Overall I highly recommend DirtFish.  Ted and Michelle were great instructors.  Everyone at DirtFish was extremely professional, friendly, and helpful.  I’ve attended other big name driving schools and DirtFish was by far the best.  DirtFish has a higher seat time to classroom time ratio and the overall presentation and professionalism of the facilities and staff was impressive.  As we left, they handed us a thumb drive with high quality pictures taken throughout the day – some of which are below (Me #23, Dad #3).  It was super fun spending a day with my Dad sharing an experience we both really enjoyed.

Sector One Design DirtFish 2


Sector One Design DirtFish 4


Sector One Design DirtFish 3


Jon 3


Jon 1


Jon 4


Sector One Design DirtFish Dad


Oregon Raceway Park 09-21-2015

I finally returned to ORP after two years. I really love this track. It’s like a roller coaster with constant elevation changes and banked corners. My previous best time running this track in the CCW configuration was a 1:52.6. That time was run on 2-year old 30+ heat cycle Kumho V710’s and during my first day ever running the track in that direction. I had high hopes of making a big improvement with better tires (Hoosier A7’s) and a second look at the track.
First session – Full of traffic but, after 4-5 laps, found some open track and put down consecutive 1:54’s. Turn 7 is a blind right hand corner that can be taken at 80+ mph if you commit to the line and know where you’re going. It’s an uphill corner with no landmarks visible for reference. A momentary lapse in concentration (checking mirrors, etc) can be costly here and I had a bit of panic moment when I turned in at the wrong point.
Second session – Grid asked if I’d go out first so other cars wouldn’t have to let me pass right away (hehe – more than happy to oblige). With a clear track, I laid down a 1:51.788 which is a 0.9 second improvement over my best time. Next lap was a 1:52.9 and then hit a bunch of traffic as I caught up to the pack.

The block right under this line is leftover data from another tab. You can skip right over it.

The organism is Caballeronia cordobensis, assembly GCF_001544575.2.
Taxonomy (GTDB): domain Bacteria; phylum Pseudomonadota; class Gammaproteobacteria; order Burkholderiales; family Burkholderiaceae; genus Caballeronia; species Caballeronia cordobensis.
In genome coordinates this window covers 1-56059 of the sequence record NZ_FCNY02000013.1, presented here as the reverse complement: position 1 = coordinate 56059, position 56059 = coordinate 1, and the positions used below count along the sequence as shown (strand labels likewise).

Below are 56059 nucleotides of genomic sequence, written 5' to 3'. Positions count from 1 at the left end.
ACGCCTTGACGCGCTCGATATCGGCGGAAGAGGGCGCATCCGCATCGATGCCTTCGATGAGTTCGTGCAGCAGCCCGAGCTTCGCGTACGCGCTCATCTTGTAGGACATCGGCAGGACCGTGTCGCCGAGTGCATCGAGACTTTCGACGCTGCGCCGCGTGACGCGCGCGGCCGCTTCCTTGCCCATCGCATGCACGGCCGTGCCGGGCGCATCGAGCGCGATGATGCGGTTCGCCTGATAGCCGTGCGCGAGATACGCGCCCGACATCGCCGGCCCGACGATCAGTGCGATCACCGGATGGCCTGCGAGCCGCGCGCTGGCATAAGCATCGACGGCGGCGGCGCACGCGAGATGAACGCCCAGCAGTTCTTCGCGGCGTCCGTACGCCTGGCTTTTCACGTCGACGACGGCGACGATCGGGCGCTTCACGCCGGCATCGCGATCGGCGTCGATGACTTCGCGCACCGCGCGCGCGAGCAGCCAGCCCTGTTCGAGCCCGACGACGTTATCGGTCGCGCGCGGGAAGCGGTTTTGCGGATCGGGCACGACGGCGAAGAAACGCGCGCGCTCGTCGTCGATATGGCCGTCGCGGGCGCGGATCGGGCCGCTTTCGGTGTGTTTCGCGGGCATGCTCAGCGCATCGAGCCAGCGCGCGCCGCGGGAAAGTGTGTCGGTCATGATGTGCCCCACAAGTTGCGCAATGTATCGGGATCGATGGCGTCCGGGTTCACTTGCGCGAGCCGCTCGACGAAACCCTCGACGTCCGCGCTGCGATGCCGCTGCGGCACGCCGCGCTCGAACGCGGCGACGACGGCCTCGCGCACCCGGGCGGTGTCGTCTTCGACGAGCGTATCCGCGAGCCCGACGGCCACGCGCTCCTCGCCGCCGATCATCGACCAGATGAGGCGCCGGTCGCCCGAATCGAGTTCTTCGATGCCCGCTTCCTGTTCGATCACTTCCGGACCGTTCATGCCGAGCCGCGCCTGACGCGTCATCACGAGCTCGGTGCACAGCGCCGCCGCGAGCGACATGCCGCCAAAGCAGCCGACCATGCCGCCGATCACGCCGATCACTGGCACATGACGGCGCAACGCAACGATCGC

Third session – Ran another 1:52 and a few 1:53’s. Was fun running with two Nascar racecars and comparing speed and lines.
Fourth session – 1:52.5 and several 1:54-1:56’s while trying to get around cars.
Fifth session – Open to all drivers, so fast and slow drivers and cars on the track at the same time and limited passing zones led to lots of congestion and slow times. I did run a 1:52.9 but then got caught behind a car leaking fuel around the entire track so I backed off and called it a day.



Overall, a great event. Beautiful weather, met some cool people, and beat my previous best time (which was a track record for NASA TT2) by nearly a full second. For some reason I never got comfortable with Turn 7 and backed off the throttle every lap. On my fastest run (in Session 2), I took T7 at 65 mph vs 80 mph during my fastest run in 2013. Comparing the data afterwards (see below, cursor is at T7, red trace is current lap, blue trace is lap time difference vs 2013), this cost me several seconds. Up to T7, I was 1.8 seconds faster and lost all of that lead through T7 and then picked up another .9 seconds on the second half of the track.

ORP CCW 2013 vs 2015 1


Assuming an equal speed through T7, my fast lap could have been a 1:49.2 which is my new target for next time. My best calculated theoretical fast lap on this day was a 1:50.9 but that was based on consistently underdriving T7. As the day went on, I did pick up a little speed through T7 as shown below (cursor at T7, 74 mph minimum) but failed to put everything else together in a single lap.

ORP CCW 2013 vs 2015 2


Unfortunately, I didn’t have time to take pictures of the amazing track, scenery, or cool cars this time. Can’t post without some pictures so here are some shots from the garage and a few of the track from 2013.

Sector One Design Honda S2000 ORP3


Sector One Design Honda S2000 ORP4


Sector One Design Honda S2000 ORP5


Sector One Design Honda S2000 ORP1








Final Results:

ORP CCW 1:51.788